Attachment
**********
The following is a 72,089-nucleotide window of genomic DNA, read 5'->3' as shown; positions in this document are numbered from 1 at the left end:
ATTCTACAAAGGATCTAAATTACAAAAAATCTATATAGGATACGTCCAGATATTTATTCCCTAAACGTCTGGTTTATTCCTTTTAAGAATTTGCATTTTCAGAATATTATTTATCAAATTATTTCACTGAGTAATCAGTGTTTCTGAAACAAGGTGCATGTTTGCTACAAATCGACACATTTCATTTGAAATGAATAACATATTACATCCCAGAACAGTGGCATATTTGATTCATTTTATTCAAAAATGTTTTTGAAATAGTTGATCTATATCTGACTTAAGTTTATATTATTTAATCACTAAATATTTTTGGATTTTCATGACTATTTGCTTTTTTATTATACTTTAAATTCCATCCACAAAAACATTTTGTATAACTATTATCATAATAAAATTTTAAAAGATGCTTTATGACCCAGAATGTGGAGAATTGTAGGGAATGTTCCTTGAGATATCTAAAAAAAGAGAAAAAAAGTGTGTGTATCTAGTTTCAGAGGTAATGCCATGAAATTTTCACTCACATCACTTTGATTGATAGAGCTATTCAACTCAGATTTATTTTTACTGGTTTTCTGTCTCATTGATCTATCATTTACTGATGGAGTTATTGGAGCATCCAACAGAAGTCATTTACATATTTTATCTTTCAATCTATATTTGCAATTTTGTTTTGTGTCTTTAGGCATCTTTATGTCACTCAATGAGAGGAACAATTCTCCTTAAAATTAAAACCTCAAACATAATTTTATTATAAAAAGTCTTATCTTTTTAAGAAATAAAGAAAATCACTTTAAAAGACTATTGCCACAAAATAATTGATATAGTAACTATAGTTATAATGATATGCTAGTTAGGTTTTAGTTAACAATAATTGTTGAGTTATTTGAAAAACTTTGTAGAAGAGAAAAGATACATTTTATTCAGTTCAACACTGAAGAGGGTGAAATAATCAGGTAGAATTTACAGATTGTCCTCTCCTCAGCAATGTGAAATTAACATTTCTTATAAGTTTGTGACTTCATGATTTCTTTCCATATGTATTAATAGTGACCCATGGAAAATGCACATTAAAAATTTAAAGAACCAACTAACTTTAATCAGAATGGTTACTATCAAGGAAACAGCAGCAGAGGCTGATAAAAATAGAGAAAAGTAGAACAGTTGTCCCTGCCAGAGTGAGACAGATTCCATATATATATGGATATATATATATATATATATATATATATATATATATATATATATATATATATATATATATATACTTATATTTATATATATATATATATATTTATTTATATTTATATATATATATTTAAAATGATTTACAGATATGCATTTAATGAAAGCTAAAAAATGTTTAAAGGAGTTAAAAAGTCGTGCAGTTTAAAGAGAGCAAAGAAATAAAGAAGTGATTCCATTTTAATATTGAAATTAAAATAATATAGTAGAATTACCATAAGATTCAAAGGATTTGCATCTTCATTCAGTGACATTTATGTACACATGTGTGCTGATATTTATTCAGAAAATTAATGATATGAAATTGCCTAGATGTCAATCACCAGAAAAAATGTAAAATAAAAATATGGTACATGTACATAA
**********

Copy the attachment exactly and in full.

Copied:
The following is a 72,089-nucleotide window of genomic DNA, read 5'->3' as shown; positions in this document are numbered from 1 at the left end:
ATTCTACAAAGGATCTAAATTACAAAAAATCTATATAGGATACGTCCAGATATTTATTCCCTAAACGTCTGGTTTATTCCTTTTAAGAATTTGCATTTTCAGAATATTATTTATCAAATTATTTCACTGAGTAATCAGTGTTTCTGAAACAAGGTGCATGTTTGCTACAAATCGACACATTTCATTTGAAATGAATAACATATTACATCCCAGAACAGTGGCATATTTGATTCATTTTATTCAAAAATGTTTTTGAAATAGTTGATCTATATCTGACTTAAGTTTATATTATTTAATCACTAAATATTTTTGGATTTTCATGACTATTTGCTTTTTTATTATACTTTAAATTCCATCCACAAAAACATTTTGTATAACTATTATCATAATAAAATTTTAAAAGATGCTTTATGACCCAGAATGTGGAGAATTGTAGGGAATGTTCCTTGAGATATCTAAAAAAAGAGAAAAAAAGTGTGTGTATCTAGTTTCAGAGGTAATGCCATGAAATTTTCACTCACATCACTTTGATTGATAGAGCTATTCAACTCAGATTTATTTTTACTGGTTTTCTGTCTCATTGATCTATCATTTACTGATGGAGTTATTGGAGCATCCAACAGAAGTCATTTACATATTTTATCTTTCAATCTATATTTGCAATTTTGTTTTGTGTCTTTAGGCATCTTTATGTCACTCAATGAGAGGAACAATTCTCCTTAAAATTAAAACCTCAAACATAATTTTATTATAAAAAGTCTTATCTTTTTAAGAAATAAAGAAAATCACTTTAAAAGACTATTGCCACAAAATAATTGATATAGTAACTATAGTTATAATGATATGCTAGTTAGGTTTTAGTTAACAATAATTGTTGAGTTATTTGAAAAACTTTGTAGAAGAGAAAAGATACATTTTATTCAGTTCAACACTGAAGAGGGTGAAATAATCAGGTAGAATTTACAGATTGTCCTCTCCTCAGCAATGTGAAATTAACATTTCTTATAAGTTTGTGACTTCATGATTTCTTTCCATATGTATTAATAGTGACCCATGGAAAATGCACATTAAAAATTTAAAGAACCAACTAACTTTAATCAGAATGGTTACTATCAAGGAAACAGCAGCAGAGGCTGATAAAAATAGAGAAAAGTAGAACAGTTGTCCCTGCCAGAGTGAGACAGATTCCATATATATATGGATATATATATATATATATATATATATATATATATATATATATATATATATATATATATATATACTTATATTTATATATATATATATATATTTATTTATATTTATATATATATATTTAAAATGATTTACAGATATGCATTTAATGAAAGCTAAAAAATGTTTAAAGGAGTTAAAAAGTCGTGCAGTTTAAAGAGAGCAAAGAAATAAAGAAGTGATTCCATTTTAATATTGAAATTAAAATAATATAGTAGAATTACCATAAGATTCAAAGGATTTGCATCTTCATTCAGTGACATTTATGTACACATGTGTGCTGATATTTATTCAGAAAATTAATGATATGAAATTGCCTAGATGTCAATCACCAGAAAAAATGTAAAATAAAAATATGGTACATGTACATAA